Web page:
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Marlow continues his narrative about Jim, returning to the day that Jim went to visit Doramin and told him about his plans for routing Sherif Ali. On the way, Jim saw Sherif Ali's men strutting through the market place and boasting of their master's friendship with Tungku Allang. It appeared that they were planning to join hands against the Bugis, who were terrified about what might happen to them. Jim felt relieved that he was going to beat them to the battle and knew that he could convince the Bugis to come to his assistance. He spent a large portion of the day telling Doramin of his plans and gaining the Bugis' agreement.
When Jim returned to Cornelius' house in the evening, he was feeling almost lightheaded. He had been successful in convincing Doramin of his plan and now he knew its success depended totally upon him. He felt sure he would not fail.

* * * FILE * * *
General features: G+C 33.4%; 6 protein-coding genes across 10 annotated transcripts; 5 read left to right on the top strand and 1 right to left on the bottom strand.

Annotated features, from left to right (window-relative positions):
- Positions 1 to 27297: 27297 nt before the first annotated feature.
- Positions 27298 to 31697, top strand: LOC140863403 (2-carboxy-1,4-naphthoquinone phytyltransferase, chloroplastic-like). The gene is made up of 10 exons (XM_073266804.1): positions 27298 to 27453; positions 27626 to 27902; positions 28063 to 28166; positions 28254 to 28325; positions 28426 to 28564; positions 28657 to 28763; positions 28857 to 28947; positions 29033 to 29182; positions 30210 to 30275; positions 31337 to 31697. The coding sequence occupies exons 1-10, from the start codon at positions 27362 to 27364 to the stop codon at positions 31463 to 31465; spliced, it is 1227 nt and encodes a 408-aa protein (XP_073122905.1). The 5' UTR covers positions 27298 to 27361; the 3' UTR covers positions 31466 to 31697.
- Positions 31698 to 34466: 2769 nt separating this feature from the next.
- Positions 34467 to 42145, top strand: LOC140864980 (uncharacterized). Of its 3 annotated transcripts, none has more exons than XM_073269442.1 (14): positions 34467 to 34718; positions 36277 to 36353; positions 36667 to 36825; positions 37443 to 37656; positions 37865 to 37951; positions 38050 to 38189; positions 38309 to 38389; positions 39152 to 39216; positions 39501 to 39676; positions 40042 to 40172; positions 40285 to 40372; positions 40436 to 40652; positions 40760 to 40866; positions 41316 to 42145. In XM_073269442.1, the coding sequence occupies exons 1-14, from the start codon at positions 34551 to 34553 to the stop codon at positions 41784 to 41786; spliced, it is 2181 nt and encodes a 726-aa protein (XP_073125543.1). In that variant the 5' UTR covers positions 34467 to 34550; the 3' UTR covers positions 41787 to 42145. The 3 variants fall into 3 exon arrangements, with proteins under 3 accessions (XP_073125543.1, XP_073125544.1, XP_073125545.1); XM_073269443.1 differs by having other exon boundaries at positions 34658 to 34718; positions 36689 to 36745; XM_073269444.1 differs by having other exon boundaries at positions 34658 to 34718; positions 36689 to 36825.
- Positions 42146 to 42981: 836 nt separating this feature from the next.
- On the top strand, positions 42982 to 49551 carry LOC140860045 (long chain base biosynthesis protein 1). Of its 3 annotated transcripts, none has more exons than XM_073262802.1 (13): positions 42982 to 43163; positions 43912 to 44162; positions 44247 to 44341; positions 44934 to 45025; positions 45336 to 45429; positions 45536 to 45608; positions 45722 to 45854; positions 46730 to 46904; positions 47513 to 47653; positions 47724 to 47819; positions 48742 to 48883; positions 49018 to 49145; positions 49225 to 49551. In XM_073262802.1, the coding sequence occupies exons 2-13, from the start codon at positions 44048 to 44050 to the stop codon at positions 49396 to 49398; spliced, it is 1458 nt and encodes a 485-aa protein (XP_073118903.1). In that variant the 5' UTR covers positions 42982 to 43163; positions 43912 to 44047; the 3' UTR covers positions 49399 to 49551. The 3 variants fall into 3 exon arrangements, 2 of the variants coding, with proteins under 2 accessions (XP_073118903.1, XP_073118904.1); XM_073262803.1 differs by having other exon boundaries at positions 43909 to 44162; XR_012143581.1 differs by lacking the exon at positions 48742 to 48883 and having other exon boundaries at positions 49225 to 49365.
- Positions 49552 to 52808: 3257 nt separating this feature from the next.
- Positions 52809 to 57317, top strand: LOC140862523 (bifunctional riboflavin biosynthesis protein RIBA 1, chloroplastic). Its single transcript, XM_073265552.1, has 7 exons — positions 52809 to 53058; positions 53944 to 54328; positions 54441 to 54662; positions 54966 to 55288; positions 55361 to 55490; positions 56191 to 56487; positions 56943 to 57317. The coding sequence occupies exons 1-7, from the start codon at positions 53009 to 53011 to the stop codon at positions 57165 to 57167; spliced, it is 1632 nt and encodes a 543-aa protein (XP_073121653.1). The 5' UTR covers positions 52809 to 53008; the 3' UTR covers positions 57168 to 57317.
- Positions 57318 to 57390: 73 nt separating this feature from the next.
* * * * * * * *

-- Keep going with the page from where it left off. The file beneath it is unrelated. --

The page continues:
During the night Jim was awakened by Jewel. She gave him his gun and told him about four of Sherif Ali's men who were waiting to kill him. At first Jim was irritated, feeling this was another false alarm; he was also irritated at Jewel for being so nervous. Jewel, however, was insistent. She led him to an empty store building. At first Jim saw nothing. Then he noticed a pair of glowing eyes coming towards him. A half-dressed native held out a knife to attack Jim, who waited until the appropriate moment to fire his gun. His shot was perfect, and the native fell dead. Jim felt calm, but was proud of his bravery.
This chapter brings out Jim's courage, as well as helplessness. He has the courage to fight danger without "jumping ship," but he is helplessly caught in the love affair with Jewel. She is devoted to him, guarding his life through the night. Her faithfulness, almost a reversal of the theme of white supremacy, sways Jim. He is overpowered by her, just as he is overpowered by Patusan.
One night Jewel wakes him and warns him about a plot to kill him. Jim takes up a gun and protects himself, killing one man. Jim's faith in himself is renewed and he shouts, "Nothing can touch me." Jim is beginning to overcome some of his guilt and shame; at the same time, he is beginning to succumb to white supremacy, considering himself superior to others and foreshadowing that he cannot forever remain Tuan Jim.